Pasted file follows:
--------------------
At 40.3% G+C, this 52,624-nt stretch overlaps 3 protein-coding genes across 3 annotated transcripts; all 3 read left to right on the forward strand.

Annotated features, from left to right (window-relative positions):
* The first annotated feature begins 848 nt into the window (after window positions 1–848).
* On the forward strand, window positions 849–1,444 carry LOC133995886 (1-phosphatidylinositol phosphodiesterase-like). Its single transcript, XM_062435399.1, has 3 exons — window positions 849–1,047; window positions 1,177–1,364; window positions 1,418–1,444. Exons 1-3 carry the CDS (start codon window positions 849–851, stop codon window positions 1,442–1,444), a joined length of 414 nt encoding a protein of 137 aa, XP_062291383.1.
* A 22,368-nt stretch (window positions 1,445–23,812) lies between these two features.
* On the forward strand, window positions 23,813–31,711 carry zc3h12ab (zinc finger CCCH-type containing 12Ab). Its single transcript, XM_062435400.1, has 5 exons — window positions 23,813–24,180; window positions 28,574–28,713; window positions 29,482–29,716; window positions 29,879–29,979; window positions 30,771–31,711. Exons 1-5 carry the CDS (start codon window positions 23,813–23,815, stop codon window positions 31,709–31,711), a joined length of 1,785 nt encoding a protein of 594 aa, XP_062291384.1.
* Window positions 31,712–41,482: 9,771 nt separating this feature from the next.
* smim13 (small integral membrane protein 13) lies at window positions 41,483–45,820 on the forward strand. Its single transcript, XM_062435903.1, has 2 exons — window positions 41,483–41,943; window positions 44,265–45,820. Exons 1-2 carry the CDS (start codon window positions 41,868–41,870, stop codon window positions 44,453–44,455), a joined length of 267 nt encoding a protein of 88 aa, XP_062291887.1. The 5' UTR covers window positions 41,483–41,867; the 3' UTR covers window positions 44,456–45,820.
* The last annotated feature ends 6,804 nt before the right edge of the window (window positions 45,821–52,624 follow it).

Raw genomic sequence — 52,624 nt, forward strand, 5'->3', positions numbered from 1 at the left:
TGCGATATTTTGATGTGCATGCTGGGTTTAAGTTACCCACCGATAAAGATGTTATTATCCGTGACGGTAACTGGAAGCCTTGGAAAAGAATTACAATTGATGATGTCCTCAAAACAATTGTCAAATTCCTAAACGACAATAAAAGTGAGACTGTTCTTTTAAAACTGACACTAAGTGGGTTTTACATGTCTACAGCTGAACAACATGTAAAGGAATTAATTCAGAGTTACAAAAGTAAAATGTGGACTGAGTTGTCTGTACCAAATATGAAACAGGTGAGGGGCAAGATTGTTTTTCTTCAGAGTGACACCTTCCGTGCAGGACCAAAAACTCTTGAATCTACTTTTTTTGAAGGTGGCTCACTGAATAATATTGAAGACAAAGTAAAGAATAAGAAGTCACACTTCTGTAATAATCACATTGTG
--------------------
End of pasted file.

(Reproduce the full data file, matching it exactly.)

At 40.3% G+C, this 52,624-nt stretch overlaps 3 protein-coding genes across 3 annotated transcripts; all 3 read left to right on the forward strand.

Annotated features, from left to right (window-relative positions):
* The first annotated feature begins 848 nt into the window (after window positions 1–848).
* On the forward strand, window positions 849–1,444 carry LOC133995886 (1-phosphatidylinositol phosphodiesterase-like). Its single transcript, XM_062435399.1, has 3 exons — window positions 849–1,047; window positions 1,177–1,364; window positions 1,418–1,444. Exons 1-3 carry the CDS (start codon window positions 849–851, stop codon window positions 1,442–1,444), a joined length of 414 nt encoding a protein of 137 aa, XP_062291383.1.
* A 22,368-nt stretch (window positions 1,445–23,812) lies between these two features.
* On the forward strand, window positions 23,813–31,711 carry zc3h12ab (zinc finger CCCH-type containing 12Ab). Its single transcript, XM_062435400.1, has 5 exons — window positions 23,813–24,180; window positions 28,574–28,713; window positions 29,482–29,716; window positions 29,879–29,979; window positions 30,771–31,711. Exons 1-5 carry the CDS (start codon window positions 23,813–23,815, stop codon window positions 31,709–31,711), a joined length of 1,785 nt encoding a protein of 594 aa, XP_062291384.1.
* Window positions 31,712–41,482: 9,771 nt separating this feature from the next.
* smim13 (small integral membrane protein 13) lies at window positions 41,483–45,820 on the forward strand. Its single transcript, XM_062435903.1, has 2 exons — window positions 41,483–41,943; window positions 44,265–45,820. Exons 1-2 carry the CDS (start codon window positions 41,868–41,870, stop codon window positions 44,453–44,455), a joined length of 267 nt encoding a protein of 88 aa, XP_062291887.1. The 5' UTR covers window positions 41,483–41,867; the 3' UTR covers window positions 44,456–45,820.
* The last annotated feature ends 6,804 nt before the right edge of the window (window positions 45,821–52,624 follow it).

Raw genomic sequence — 52,624 nt, forward strand, 5'->3', positions numbered from 1 at the left:
TGCGATATTTTGATGTGCATGCTGGGTTTAAGTTACCCACCGATAAAGATGTTATTATCCGTGACGGTAACTGGAAGCCTTGGAAAAGAATTACAATTGATGATGTCCTCAAAACAATTGTCAAATTCCTAAACGACAATAAAAGTGAGACTGTTCTTTTAAAACTGACACTAAGTGGGTTTTACATGTCTACAGCTGAACAACATGTAAAGGAATTAATTCAGAGTTACAAAAGTAAAATGTGGACTGAGTTGTCTGTACCAAATATGAAACAGGTGAGGGGCAAGATTGTTTTTCTTCAGAGTGACACCTTCCGTGCAGGACCAAAAACTCTTGAATCTACTTTTTTTGAAGGTGGCTCACTGAATAATATTGAAGACAAAGTAAAGAATAAGAAGTCACACTTCTGTAATAATCACATTGTG